Review: Ford Fiesta Van (2009 – 2013)
Drives and handles well, car derived so not restricted to 50mph in a 60mph zone, economical TDCi engines.
1.25-litre petrol engine struggles at higher speeds.
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Ford Fiesta Van (2009 – 2013): At A Glance
Taking the Fiesta - a car renowned for its sharp handling and impressive refinement - and creating a van version was an obvious move for Ford. It's proved a popular choice for small businesses based in busy towns and cities and is a van well-liked by those who spend all day behind the wheel.
There are three versions - the standard Fiesta Van, the Fiesta Van Trend and the top Fiesta SportVan. The Trend is the one to go for as it's designed for image-conscious businesses like florists or for firms who may be transporting compact equipment such as meter reading tools and don't need a large capacity for tools.
Surprisingly there's a petrol engine available - a 1.25 Duratec with 82PS which is okay for town but most people will go for a TDCi diesel. There's a 1.4 TDCi with 68PS or the top of the range 1.6 TDCi with 90PS which is standard in the Fiesta SportVan.
As this is a car derived van it's not subject to LCV speed limited. The payload ranges from 490kg to 515kg and there's a load box area of 1,000 cubic litres, with a maximum useable load length of 1,296mm, as well as a maximum load box width of 1,278mm (1,000mm between wheel arches) and a height of up to 806mm. A half-height composite bulkhead and DIN-compliant tie-down hooks are standard.
As well as offering nimble handling and superb steering feel, the Fiesta van is ideal for buzzing through town traffic with minimal fuss. It also rides well over bumps and leaves you feeling relaxed at the end of a long day at the wheel. Inside, the Fiesta is also just as appealing thanks to its stylish dash that mixes form and function with ease. Comfy seats and a near perfect driving position complete the charm offensive.
What does a Ford Fiesta Van (2009 – 2013) cost?
Ford Fiesta Van (2009 – 2013): What's It Like Inside?
Like many of its rivals, the Ford Fiesta van can swallow up to 1.0 cubic metre of cargo. This puts it on a par with the Fiat Punto Van and ahead of the Vauxhall Corsa Van. The Fiesta’s tailgate offers slightly better access to the load area than the Fiat’s, but it’s still a limiting factor when trying to carry larger items.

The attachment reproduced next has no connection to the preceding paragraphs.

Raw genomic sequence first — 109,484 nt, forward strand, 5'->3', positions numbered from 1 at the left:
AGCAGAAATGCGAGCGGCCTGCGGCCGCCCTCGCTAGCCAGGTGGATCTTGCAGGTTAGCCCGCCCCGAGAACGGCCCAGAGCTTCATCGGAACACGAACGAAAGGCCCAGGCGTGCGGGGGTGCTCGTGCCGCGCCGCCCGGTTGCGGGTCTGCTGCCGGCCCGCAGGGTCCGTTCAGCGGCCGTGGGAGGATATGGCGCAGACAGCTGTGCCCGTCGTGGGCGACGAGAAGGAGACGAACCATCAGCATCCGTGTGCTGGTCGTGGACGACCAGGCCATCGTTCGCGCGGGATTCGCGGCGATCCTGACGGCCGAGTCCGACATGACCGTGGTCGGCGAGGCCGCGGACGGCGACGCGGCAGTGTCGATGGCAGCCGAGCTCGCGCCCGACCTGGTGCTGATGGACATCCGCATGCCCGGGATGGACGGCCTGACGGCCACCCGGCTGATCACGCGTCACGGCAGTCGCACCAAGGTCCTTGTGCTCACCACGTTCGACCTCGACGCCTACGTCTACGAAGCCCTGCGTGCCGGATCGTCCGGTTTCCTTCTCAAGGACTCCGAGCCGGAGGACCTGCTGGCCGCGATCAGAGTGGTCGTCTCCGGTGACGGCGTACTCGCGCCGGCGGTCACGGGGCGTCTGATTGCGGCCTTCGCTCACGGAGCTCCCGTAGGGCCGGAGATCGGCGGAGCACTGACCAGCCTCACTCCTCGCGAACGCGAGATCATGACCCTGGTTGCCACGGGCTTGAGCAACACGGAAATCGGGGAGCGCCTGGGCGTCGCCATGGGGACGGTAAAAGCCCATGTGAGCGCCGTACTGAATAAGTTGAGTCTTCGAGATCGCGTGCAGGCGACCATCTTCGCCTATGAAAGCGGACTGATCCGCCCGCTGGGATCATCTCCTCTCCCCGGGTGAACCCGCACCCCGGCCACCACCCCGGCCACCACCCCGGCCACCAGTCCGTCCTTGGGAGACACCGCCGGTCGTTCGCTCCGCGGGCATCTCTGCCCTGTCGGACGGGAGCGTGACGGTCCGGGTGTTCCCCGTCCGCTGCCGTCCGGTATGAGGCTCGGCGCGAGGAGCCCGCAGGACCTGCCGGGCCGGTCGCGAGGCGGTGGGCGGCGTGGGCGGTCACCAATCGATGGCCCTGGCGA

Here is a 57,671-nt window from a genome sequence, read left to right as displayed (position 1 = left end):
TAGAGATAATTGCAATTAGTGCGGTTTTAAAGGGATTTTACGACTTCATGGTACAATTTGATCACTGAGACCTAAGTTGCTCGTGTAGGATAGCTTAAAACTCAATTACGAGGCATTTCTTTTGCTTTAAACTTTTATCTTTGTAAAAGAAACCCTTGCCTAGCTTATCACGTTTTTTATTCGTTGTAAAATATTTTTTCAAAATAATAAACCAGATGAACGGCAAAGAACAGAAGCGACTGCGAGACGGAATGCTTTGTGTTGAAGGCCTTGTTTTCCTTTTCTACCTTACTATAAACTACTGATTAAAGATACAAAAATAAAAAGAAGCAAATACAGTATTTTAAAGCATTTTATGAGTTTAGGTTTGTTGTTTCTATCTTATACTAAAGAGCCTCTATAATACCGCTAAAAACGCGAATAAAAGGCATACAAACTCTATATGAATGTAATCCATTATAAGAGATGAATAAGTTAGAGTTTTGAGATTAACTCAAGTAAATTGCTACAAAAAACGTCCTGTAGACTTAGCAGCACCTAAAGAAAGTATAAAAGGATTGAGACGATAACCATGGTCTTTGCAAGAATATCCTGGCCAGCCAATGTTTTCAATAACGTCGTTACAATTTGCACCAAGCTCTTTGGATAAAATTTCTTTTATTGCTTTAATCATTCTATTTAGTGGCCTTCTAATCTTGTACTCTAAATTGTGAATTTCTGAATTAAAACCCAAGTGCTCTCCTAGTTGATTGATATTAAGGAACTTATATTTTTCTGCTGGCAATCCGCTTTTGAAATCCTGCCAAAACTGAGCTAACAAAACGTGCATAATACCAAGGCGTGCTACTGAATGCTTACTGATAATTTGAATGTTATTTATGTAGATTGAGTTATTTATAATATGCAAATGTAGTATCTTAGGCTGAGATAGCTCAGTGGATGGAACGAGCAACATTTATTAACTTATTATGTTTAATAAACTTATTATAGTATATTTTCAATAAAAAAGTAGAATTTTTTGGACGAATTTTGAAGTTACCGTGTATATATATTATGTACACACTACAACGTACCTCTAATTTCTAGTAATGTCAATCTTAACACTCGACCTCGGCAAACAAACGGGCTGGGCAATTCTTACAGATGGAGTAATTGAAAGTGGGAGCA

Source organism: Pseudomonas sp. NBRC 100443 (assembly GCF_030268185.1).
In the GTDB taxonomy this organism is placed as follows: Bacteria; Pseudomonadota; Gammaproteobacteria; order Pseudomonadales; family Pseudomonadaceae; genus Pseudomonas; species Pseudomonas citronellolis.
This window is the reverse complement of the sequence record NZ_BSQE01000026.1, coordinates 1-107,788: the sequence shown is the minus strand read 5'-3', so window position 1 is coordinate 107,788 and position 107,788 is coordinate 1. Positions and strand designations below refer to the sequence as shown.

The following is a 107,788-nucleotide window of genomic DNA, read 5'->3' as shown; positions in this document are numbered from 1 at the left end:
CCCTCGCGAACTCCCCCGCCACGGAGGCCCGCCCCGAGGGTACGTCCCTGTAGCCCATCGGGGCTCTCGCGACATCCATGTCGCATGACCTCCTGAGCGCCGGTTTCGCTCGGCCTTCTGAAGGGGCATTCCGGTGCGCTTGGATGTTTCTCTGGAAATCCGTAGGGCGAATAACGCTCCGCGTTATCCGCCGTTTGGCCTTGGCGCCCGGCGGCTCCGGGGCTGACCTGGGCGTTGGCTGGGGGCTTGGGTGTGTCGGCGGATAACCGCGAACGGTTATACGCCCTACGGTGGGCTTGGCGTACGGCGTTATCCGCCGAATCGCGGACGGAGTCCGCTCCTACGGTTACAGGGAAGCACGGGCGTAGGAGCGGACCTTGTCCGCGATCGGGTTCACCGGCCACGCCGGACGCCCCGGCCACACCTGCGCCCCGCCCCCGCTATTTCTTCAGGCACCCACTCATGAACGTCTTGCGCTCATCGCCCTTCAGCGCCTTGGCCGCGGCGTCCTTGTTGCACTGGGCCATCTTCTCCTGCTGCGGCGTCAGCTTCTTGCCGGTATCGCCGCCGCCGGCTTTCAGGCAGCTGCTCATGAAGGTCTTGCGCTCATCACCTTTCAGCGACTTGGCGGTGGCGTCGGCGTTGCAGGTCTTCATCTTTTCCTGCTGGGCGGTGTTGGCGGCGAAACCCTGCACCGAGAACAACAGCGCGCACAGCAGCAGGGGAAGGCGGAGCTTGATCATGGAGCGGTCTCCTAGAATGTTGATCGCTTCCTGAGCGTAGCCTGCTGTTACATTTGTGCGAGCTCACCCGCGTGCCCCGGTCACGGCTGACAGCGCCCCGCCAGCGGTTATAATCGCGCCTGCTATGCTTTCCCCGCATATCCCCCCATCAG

When you fit a load into the Fiesta, it does reward with a little more room than most between its wheel arches, coming in at exactly 1000mm. Perhaps more of a concern for some users is that the Fiesta cannot carry quite as much weight as some of its most keen rivals. While this might not be a problem when trying to fit the last kilo of cargo in, it does mean the Fiesta has less margin for error than some. Go for the SportVan and the maximum payload drops to 492kg, where a Punto Van can hold 520kg.
To keep loads in place, there are four floor-mounted load securing hooks and a full width half-height bulkhead as standard in all models. A full height mesh bulkhead can be added as an option. As for protecting the floor, there’s a rubber mat, while plastic covers keep cargo off the bare metal of the side panels.
One point to bear in mind with the Fiesta van is the glass rear screen allows passers-by to see into the cargo bay, so you will need to think about a cover or privacy glass for the sake of security. However, at least the Fiesta comes with remote central locking as standard, as well as deadlocks.
Also standard as a result of the van being developed from the Fiesta passenger car are ABD anti-lock brakes, front and side airbags, and ESP traction and stability control. There is also the option of adding a driver’s knee airbag for added safety.
The rest of the Fiesta’s cabin is much like the passenger car, so there’s an excellent driving position with height adjustable steering wheel. On the steering wheel are remote controls for the stereo and you can add Ford’s Bluetooth connection for hands-free phone calls as an option.